When the first part of bear hunting season opens on Monday, the woods around New Jersey could be a few thousand hunters lighter than they were last year.

After Gov. Phil Murphy signed an executive order banning the hunting of bears on state lands, only a little more than 3,000 of the state's 11,000 bear hunting permits have been sold, according to the Department of Environmental Protection. Last year, 8,790 permits were sold, and more than 5,500 had been sold by the end of September.

Murphy's executive order came after he found he couldn't legally fulfill a campaign promise and cancel the bear hunt entirely on his own. The order covers state forests, parks, recreation areas, historic sites, and other natural areas in the northern parts of the state. The Sierra Club estimated the order covers around 700,000 acres of land, though that includes parts not included in the bear-hunt zone.

The October portion of bear hunting season runs from Oct. 8 through the 13. The first three days are reserved strictly for archers, while the last three days are for both archers and rifle hunters. Permits are sold for a specific area of the five bear hunting zones, and hunters are only allowed one bear in the October portion of the hunt.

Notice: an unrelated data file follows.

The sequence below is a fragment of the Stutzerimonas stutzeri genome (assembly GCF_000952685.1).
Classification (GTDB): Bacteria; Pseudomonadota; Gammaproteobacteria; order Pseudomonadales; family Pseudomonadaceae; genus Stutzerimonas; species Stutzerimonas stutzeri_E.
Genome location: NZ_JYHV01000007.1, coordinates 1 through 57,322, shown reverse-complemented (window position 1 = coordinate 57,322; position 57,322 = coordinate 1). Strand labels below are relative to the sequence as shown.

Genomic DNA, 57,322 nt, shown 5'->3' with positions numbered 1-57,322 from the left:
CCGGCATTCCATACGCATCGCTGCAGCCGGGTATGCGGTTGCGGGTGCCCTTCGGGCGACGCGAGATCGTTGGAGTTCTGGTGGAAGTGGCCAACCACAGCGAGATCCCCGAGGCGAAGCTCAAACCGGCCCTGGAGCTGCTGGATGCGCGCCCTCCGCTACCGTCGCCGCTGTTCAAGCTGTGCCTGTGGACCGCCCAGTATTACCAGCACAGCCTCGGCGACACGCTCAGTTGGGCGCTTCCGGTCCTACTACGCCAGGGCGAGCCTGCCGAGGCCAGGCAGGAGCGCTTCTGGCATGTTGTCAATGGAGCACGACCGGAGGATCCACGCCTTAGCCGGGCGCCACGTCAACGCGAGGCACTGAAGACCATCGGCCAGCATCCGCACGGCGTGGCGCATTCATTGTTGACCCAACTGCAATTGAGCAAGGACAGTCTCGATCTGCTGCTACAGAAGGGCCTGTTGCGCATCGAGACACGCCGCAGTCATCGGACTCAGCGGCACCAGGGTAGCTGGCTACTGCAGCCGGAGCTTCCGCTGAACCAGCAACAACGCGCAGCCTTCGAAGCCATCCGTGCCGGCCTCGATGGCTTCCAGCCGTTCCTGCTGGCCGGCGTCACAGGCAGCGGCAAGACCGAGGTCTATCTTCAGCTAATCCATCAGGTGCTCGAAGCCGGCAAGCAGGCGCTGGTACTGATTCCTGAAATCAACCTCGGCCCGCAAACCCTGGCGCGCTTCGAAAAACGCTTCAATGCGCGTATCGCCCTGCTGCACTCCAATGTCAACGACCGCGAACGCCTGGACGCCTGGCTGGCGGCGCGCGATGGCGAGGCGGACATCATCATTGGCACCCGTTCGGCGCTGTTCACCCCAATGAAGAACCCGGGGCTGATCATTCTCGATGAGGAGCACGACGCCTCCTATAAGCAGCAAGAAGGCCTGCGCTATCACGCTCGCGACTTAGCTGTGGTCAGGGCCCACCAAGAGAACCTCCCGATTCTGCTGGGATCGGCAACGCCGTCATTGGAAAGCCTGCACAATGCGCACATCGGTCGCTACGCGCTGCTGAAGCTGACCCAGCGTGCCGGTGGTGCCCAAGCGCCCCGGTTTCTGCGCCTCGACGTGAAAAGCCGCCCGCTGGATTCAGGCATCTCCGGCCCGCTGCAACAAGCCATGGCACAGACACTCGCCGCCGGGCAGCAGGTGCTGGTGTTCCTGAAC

Former state Sen. Ray Lesniak has made stopping the bear hunt one of the focuses of his Lesniak Institute for American Leadership at Kean University. The institute "develops the next generation of American leaders, and partners with grassroots leaders from across the country, to advocate for social justice."

On its website, the institute says it is "working to prevent the extinction of the New Jersey Black Bear population by ending bear hunting and implementing non-lethal methods of bear management." The institute calls the bear hunt "inhumane."

"The practice of luring bears to a specific location by leaving food over the course of days or weeks in order to draw it back to the same location to be hunted during hunting season is immoral and equivalent to shooting fish in a barrel and is not a sport," the institute says.

Jeff Tittel, director of the Sierra Club, called Murphy's executive order "the first time we had a governor in eight years that's actually looking at trying to do something about the bear hunt."

"However, the concern we have is that just by not allowing the hunt on state lands, it may shift the hunt to other lands and so the number of bears that actually get killed may not change," he said. "It's a step, but we think the governor should keep his commitment to having a moratorium for a bear hunt on all lands, not just state lands."

The governor has said that his hands are tied in terms of ending the bear hunt, which is regulated by the state Fish and Game council, and is authorized through 2021.

After the October bear hunt a second segment is scheduled to be held from Dec. 3 through 8. Both sections of the hunt can be closed early if the hunters reach a harvest rate of 30 percent of tagged bears.

Over the last eight years more than 3,400 bears have been killed, for an average of about 430 each year.

Previous reporting by Michael Symons was included in this story